• The Dwelling Place Food Bank is 100% volunteer operated. Volunteers are needed each morning seven days a week (10am-11:30pm) to collect food from local merchants. Volunteers are also needed to distribute to the general public on Wednesday evenings.  In all, there are over 25 volunteer posts that need to be filled each week to effectively operate the food bank.
  • Toys for Tots Southwest Virginia Location a personal favorite! The primary goal of Toys for Tots is to deliver, through a new toy at Christmas, a message of hope to less fortunate youngsters that will assist them in becoming responsible, productive, patriotic citizens. The principal Toys for Tots activity which takes place each year is the collection and distribution of toys in the communities in which a Marine Corps Reserve Unit is located.  In communities without a Reserve Unit, the campaign can be conducted by a Marine Corps League Detachment or group of men and women, generally veteran Marines, authorized by Marine Toys for Tots Foundation to conduct a local Toys for Tots campaign.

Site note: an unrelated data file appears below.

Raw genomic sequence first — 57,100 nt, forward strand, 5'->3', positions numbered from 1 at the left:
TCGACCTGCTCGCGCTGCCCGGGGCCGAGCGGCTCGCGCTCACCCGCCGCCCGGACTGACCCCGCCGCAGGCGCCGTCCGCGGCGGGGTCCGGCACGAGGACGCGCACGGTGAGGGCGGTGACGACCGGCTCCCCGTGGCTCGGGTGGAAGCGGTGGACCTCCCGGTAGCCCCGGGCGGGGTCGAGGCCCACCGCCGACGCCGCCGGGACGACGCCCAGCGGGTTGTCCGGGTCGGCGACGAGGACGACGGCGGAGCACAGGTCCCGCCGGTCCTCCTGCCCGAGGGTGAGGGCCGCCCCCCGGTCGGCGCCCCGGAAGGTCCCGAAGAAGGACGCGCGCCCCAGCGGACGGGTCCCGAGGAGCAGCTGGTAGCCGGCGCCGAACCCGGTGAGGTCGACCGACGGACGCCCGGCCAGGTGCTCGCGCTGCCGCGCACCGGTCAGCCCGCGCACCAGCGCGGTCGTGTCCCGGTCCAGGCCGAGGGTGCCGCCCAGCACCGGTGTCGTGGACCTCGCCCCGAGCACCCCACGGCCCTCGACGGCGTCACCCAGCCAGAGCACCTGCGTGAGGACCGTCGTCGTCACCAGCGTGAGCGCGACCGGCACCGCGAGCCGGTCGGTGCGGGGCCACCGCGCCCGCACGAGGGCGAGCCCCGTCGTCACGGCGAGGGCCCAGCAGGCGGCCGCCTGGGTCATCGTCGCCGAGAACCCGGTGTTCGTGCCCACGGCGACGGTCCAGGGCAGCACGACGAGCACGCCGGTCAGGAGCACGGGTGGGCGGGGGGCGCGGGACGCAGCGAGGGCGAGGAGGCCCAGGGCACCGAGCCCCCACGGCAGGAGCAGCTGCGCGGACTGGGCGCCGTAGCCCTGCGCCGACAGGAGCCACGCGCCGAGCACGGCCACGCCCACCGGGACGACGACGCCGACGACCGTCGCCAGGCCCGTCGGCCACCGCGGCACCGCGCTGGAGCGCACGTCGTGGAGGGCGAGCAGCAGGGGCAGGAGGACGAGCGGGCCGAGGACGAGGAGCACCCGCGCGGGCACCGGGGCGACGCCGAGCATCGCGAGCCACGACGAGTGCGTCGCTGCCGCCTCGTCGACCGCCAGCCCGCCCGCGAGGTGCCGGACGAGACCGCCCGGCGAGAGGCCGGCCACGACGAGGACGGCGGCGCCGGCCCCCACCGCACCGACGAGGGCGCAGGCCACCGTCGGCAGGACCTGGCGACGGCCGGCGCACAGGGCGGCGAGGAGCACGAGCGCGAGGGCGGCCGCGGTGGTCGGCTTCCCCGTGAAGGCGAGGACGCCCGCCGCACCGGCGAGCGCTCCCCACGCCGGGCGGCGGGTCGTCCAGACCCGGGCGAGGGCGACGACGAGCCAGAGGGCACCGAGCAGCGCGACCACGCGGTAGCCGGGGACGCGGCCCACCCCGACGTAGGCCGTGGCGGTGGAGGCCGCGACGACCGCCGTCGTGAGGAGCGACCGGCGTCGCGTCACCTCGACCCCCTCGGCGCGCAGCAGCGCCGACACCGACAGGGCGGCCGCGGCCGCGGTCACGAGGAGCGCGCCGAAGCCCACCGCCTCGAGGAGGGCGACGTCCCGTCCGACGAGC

No matter how you find a way to GIVE during the holidays, bringing joy and comfort to others is the best gift of all! 

Merry Christmas from Desi Sowers!

New Home New Traditions

by Desi Sowers

 

 

 

 

 

 

 

If this is your first holiday in your new home, it is a perfect time to start some new traditions!  When you move, you don’t leave everything behind.  You bring your belongings and your memories and yes, your traditions.  But a fresh start in an unfamiliar house is just the inspiration you need to begin unique traditions that will make that house feel like your home.